This week in cinemas: ‘A Silent Voice’ (Japan, anime)

This week (actually, it opened last week on April 6th) in Australian cinemas we a have a Japanese anime film, A Silent Voice.

The film tells the story of Shoya and Shoko, both of whom are elementary school students. When Shoko, who is severely deaf, joins the class as the new girl, she is bullied by mischief-maker Shoya for her disability. Later in life, Shoya seeks Shoko out to atone for his sins.

Directed by Naoko Yamada (K-On!, (read more)

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The Protector (Tom Yum Goong) (2005)

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After exploding onto the international action scene with Ong Bak, star Tony Jaa and team return in an attempt to top their own bone-crunching hit.

Originally called Tom Yum Goong, the version we get in Australia comes by way of the Weinstein Company, most recently infamous for their stripped-down version of Snowpiercer. This time significant changes were made, beginning with the title. The Protector is actually not too bad — as it references the theme of the … (read more)

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Melbourne: “Headshot” screening, Fri March 3

Melbourne martial arts film fans take note: distributor Vendetta Films have announced that they are running a one-off screening of brand-new Indonesian film Headshot, starring Iko Uwais (of The Raid, The Raid 2, and later SPL II). It’s on this Friday March 3 at Cinema Nova in Carlton as a once-off.

Not to be confused with the Thai film of the same name from 2012, this film stars Uwais as a seriously injured amnesiac nursed back … (read more)

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Harmony (2015)

Better living through technology. But at what price? In the best tradition of classic speculative science fiction, Studio 4°C’s animated film Harmony, based on the novel by Project Itoh, examines this question through a mirror darkly. In the future, the world has been reduced by nuclear war and illness into sterile country states complete with regulated borders. Inside those borders, the Admedistration (not a typo) and a militarised version of the World Health Organisation ensure that all good citizens … (read more)

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Master (2016)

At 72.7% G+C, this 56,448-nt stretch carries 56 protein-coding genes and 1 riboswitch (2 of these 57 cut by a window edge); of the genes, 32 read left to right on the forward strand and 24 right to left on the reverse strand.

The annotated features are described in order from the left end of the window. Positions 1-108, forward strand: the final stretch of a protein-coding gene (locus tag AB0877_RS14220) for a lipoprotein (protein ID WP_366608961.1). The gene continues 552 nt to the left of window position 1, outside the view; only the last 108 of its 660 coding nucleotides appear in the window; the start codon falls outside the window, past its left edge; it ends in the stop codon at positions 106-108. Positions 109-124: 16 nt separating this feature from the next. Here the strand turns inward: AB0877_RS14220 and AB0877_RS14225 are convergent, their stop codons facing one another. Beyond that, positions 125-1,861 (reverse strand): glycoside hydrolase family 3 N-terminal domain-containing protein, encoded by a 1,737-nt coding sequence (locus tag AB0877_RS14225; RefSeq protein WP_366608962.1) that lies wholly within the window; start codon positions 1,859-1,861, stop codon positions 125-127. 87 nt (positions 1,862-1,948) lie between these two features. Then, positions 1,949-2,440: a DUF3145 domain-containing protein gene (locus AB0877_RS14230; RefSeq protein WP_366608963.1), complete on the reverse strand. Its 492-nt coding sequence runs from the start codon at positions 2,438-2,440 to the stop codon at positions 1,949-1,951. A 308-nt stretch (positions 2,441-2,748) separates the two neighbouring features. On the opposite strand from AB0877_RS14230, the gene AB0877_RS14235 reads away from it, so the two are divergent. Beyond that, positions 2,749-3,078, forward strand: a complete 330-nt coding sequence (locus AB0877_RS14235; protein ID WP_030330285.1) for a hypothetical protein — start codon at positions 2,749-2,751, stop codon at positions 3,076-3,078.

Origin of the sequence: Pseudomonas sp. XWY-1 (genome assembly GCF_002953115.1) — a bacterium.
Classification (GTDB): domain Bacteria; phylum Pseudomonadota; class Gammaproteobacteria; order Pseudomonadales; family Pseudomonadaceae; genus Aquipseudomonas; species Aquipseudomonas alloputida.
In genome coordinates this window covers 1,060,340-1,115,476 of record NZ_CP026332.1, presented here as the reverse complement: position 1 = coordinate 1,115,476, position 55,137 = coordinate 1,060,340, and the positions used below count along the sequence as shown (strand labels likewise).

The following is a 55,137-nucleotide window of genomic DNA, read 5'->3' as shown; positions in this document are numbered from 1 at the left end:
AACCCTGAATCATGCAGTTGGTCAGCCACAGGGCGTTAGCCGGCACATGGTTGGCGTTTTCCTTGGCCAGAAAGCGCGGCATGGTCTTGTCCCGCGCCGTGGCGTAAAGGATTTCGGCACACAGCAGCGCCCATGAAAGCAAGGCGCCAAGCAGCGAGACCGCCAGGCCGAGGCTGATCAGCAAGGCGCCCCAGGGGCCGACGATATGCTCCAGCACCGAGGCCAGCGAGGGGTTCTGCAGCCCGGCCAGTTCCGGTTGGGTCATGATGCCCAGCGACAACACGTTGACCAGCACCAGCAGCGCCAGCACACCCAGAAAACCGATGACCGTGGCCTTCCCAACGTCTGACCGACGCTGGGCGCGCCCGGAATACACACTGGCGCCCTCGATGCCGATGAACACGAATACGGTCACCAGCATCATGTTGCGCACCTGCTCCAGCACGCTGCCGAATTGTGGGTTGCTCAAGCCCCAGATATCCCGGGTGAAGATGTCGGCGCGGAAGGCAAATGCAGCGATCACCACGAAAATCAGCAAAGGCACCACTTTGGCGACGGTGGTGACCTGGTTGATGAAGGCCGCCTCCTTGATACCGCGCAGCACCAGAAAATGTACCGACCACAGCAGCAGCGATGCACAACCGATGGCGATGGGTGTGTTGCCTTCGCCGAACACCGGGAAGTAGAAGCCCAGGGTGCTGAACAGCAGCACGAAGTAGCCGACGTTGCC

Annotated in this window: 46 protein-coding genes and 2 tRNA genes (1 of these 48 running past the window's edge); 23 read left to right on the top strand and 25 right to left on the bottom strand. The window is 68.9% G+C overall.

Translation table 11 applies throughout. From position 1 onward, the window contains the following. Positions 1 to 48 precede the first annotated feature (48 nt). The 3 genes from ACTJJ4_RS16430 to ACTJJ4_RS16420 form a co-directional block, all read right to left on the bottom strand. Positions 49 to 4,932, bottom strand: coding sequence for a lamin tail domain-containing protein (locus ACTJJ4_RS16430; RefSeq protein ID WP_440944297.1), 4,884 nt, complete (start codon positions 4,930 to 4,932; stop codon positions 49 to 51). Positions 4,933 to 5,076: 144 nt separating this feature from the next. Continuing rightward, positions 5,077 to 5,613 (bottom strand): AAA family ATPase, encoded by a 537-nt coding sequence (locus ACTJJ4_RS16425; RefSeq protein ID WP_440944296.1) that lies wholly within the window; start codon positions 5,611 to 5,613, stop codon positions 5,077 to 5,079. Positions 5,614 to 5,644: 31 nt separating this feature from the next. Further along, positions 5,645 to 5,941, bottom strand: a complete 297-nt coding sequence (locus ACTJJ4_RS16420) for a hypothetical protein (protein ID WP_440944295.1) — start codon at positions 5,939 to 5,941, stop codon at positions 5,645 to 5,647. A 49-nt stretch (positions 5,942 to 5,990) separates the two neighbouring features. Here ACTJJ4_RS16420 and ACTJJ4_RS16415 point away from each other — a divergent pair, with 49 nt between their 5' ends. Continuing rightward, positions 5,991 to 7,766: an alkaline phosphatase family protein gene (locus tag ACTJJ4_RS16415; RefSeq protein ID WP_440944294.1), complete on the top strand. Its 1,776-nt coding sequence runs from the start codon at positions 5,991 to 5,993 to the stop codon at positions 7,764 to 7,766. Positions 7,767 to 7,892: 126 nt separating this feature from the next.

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It’s a sign of the times: the financial thriller is officially a thing. It wasn’t so long ago that thrillers were dominated by communist infiltrators or spies, old fashioned corrupt cops, bank robbers, and garden-variety psycho killers. But as chatter of wealth inequality gets louder, globalisation continues to fail and the one percent closes ranks, the Big Bad du jour is increasingly the Wall Street banker or multinational CEO. As a ‘genre’, the financial thriller has been around in book … (read more)

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Project A: Part II (1987)

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Project A is a highlight of Jackie Chan’s filmography, and the movie I use to introduce those unfamiliar with Hong Kong cinema to the many and varied delights it delivers. However, Project A: Part II is my favourite Jackie Chan movie. It is perhaps one of the purest displays of Jackie’s talent for creating intricate action and comedy scenes, displayed so clearly that the skill behind their construction is almost invisible.

As if as a reminder of the high bar … (read more)

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I Am Not Madame Bovary (2016)

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As I see it, the new Chinese film, I Am Not Madame Bovary, from director Feng Xiaogang is his best film to date, and easily the best new release I saw in 2016. There’s not a moment in this movie which I didn’t fully enjoy, and to watch Sino actress Fan Bingbing in, possibly, the role of her career — well, that was a pure delight.

This Mandarin language film was ignored by Australia’s mainstream media on its theatrical … (read more)

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The Great Wall (2016)

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To answer the question right off the top that everyone’s probably wondering about — no. Matt Damon does not save China in The Great Wall. Oh, he has a great white hand in slaying the monster, but he doesn’t strike the lethal blow. That’s splitting hairs, sure, but hey. Baby steps.

If you haven’t already heard by now, The Great Wall is Hollywood studio Legendary East and state-owned China Film Group’s US$150 million fantasy epic that is supposed to … (read more)

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